Ghost bass?

May 27, 2012

  1. phongs

    phongs
    1 posts
    Since Feb 20, 2011
    So while I was reading Bassnectars' liner notes for the song "Pennywise Tribute" off his new album Vava Voom, I stumbled across something that peaked my interest.

    I use Ableton and would like to try to recreate something similar. I'm think he means writing a bassline at C1 (32.7hz) or some note down there, which most people without a really nice sound system can't hear. Then throwing another sine wave an octave higher (C2 65hz) which would sound alright on most systems. What do you guys think?:question:?
  2. NevJR

    NevJR
    715 posts
    Since Oct 30, 2009
    Just sounds like what waves maxx bass does.
  3. satboy Banned by DOA

    satboy
    744 posts
    Since Mar 10, 2012
    i think you are an american

    there are 2 solutions: distort the original C1 sine so it gains harmonics and then LPF it around 200Hz OR have a square wave at C2 and LPF it arounnd 200Hz.

    65Hz would still be inaudible (or at least very muted) at an average home audio.

    imo compromises are stupid things. why not make a version for club sound systems and one for the radio&home&car?
  4. SAYjour

    SAYjour
    16 posts
    Since Aug 8, 2011
    I'd bet it's this. Leaves the low end alone and mixes in distortion on the higher end of the bass.
  5. kwikshot Takaci

    kwikshot
    505 posts
    Since Nov 18, 2009
    That would kinda defeat the purpose of mastering...
  6. satboy Banned by DOA

    satboy
    744 posts
    Since Mar 10, 2012
    mastering would still be useful: consistency across consumer devices and consistency across club sound systems... double-useful in fact :wink:
  7. luthatron \o/ Lord Wavey \o/

    luthatron
    42,245 posts
    Since Feb 3, 2004
    saturate it and then lowpass it to remove anything harsh or too high. roll off subbass and mix back in with sub.

    C1 is too low for nearly everything to play though, E1 is about as low as it gets normally.
  8. vanilla2k

    vanilla2k
    10 posts
    Since May 7, 2012
    What would be the effect on headroom of going so low? I've repeatedly read that you should cut off anything below 30 because it can eat up headroom. Would this not apply when only the sub is down there?
  9. luthatron \o/ Lord Wavey \o/

    luthatron
    42,245 posts
    Since Feb 3, 2004
    C1 is too low for sub, the sounds breaks apart (i assume due to the really low oscillations being too slow) and it sounds more like an LFO.

    E1 and F1 are about as low as you can go before it sounds shit.
  10. kramz

    kramz
    1,787 posts
    Since Mar 18, 2008
    The problem for me, (especially on this forum) is that numerous times people have talked about musical notes, but never mention the synthesizer oscillator frequency. If you have a high enough oscillator frequency, you could have a C1 note that hits in the 500hz range, or basically any frequency range your little heart desires. Are you guys using some sort of standard synthesizer oscillator frequency that I'm unaware of for reference? Or are you missing this fact all together?
  11. SquirrelTamer

    SquirrelTamer
    2,998 posts
    Since Nov 11, 2003
    Well it's not a C1 anymore then is it
  12. luthatron \o/ Lord Wavey \o/

    luthatron
    42,245 posts
    Since Feb 3, 2004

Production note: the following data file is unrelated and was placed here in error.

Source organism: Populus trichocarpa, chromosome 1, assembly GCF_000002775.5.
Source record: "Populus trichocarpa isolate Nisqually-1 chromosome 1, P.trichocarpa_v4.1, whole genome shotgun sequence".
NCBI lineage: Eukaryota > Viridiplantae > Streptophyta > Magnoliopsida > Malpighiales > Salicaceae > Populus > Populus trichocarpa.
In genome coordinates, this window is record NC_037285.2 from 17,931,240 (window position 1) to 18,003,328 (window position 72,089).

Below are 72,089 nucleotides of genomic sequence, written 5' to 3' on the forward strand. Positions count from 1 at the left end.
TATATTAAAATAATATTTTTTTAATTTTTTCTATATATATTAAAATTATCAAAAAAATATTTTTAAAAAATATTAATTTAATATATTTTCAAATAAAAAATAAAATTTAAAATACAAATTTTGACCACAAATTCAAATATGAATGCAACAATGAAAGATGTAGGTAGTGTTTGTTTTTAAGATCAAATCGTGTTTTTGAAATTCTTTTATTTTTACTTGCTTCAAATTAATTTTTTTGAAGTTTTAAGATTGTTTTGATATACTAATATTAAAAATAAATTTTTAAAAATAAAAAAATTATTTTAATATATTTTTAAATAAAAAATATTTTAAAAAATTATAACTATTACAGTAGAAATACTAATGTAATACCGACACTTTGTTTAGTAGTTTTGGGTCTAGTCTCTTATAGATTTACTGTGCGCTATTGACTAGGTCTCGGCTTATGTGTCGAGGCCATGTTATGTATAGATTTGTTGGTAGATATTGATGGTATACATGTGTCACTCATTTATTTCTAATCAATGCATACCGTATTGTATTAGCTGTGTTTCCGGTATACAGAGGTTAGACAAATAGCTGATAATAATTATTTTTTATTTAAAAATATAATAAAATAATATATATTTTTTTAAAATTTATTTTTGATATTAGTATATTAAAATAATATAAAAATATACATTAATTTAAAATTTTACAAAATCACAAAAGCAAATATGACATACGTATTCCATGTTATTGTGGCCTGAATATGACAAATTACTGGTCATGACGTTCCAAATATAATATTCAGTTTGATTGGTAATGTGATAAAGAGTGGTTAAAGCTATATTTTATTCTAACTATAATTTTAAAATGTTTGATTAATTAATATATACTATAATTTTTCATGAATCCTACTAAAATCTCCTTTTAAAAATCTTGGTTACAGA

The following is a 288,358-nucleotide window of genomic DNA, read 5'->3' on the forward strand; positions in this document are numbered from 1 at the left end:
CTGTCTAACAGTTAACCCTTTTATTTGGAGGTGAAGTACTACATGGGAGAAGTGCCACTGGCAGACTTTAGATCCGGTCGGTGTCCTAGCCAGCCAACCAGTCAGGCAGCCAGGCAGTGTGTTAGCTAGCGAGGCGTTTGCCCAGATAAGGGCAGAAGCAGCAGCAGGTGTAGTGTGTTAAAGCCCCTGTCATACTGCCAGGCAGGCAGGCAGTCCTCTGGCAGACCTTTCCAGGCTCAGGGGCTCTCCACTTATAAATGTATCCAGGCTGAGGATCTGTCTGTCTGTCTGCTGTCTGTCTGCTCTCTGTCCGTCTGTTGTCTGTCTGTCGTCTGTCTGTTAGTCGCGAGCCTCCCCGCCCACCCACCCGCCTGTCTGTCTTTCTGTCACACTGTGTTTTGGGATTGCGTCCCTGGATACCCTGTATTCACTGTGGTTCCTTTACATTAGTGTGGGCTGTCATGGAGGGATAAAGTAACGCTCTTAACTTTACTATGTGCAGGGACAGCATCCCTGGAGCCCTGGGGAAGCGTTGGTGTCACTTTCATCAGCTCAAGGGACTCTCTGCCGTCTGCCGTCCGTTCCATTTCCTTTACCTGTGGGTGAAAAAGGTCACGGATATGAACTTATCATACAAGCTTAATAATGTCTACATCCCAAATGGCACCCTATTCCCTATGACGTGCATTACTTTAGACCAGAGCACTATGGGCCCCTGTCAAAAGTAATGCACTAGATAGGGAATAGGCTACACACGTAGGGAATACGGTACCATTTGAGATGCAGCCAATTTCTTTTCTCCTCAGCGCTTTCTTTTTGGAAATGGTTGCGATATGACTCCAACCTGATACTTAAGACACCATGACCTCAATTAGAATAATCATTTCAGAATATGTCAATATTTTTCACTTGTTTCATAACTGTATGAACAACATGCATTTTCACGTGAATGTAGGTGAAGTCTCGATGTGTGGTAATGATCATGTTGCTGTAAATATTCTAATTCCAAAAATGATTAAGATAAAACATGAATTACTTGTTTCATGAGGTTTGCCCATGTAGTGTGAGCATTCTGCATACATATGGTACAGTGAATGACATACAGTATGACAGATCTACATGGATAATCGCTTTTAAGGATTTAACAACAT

it's just normal pitch, what a band would tune to or an orchestra or the default tuning for a synth.

    http://www.phy.mtu.edu/~suits/notefreqs.html

    C1 is 32.70 hz.

    if the oscillator isn't playing 32.70hz it's not C1.

    you can detune the synth and trigger what you think is C1 on the keyboard, but you've detuned it - it's not C1.

    if you play 500hz it's not C1. you could sample a 500 hz tone and load it on a sampler on the note C1 - it's still not C1.

    edit: think about an out of tune guitar. you may think you are playing E3 on it but you aren't as it's out of tune. it looks like it's E3, you fret the correct note but it's out of tune, so you aren't actually playing E3

    more edits; i'm not saying that you should never use C1 i think i phrased some of the earlier posts badly, just that it's getting a bit too low around there as the frequency is so slow, it sounds OK (just) on my big headphones but it's not really audible on cheapo in ear jobbies.
  13. Airstrike aka Maiki

    Airstrike
    1,340 posts
    Since Jan 9, 2008
  14. kramz

    kramz
    1,787 posts
    Since Mar 18, 2008
    :laughing:
  15. kramz

    kramz
    1,787 posts
    Since Mar 18, 2008
    Thanks for clarifying. What kind of headphones do you use?
  16. luthatron \o/ Lord Wavey \o/

    luthatron
    42,245 posts
    Since Feb 3, 2004
  17. mehta

    mehta
    2,986 posts
    Since Sep 20, 2007
    30hz is not too low for sub, although many sound engineers high pass their systems at 35hz or even 40hz (which sounds very thin to me)
  18. WALSH350

    WALSH350
    2,131 posts
    Since Jan 1, 2005
    A 30hz low cut is normal. A 30hz hi pass is not. Etcetcetc
  19. flyingmidget

    flyingmidget
    557 posts
    Since Mar 4, 2008
    I remember when I was looking at the remix stems for BMT's All or Nothing and the bass had some very low G (24.50 Hz) notes. When I first heard the tune I honestly though there was something weird going on, and only when I got the stems did I realize, but I think they pulled it off in top form: the saturation lets you know that there is a low note there, but I couldn't hear the sub at all. Could be my gear, could be the master who knows. So low notes are possible, although if you get something like a saw down that low it just sounds like garbage. Sin + saturation is the only way to go.
  20. Almighty Alias

    Almighty Alias
    46 posts
    Since Mar 23, 2012
    This is exactly what I thought as well... read the maxx bass page over at waves website.... sounds just like the OP's description.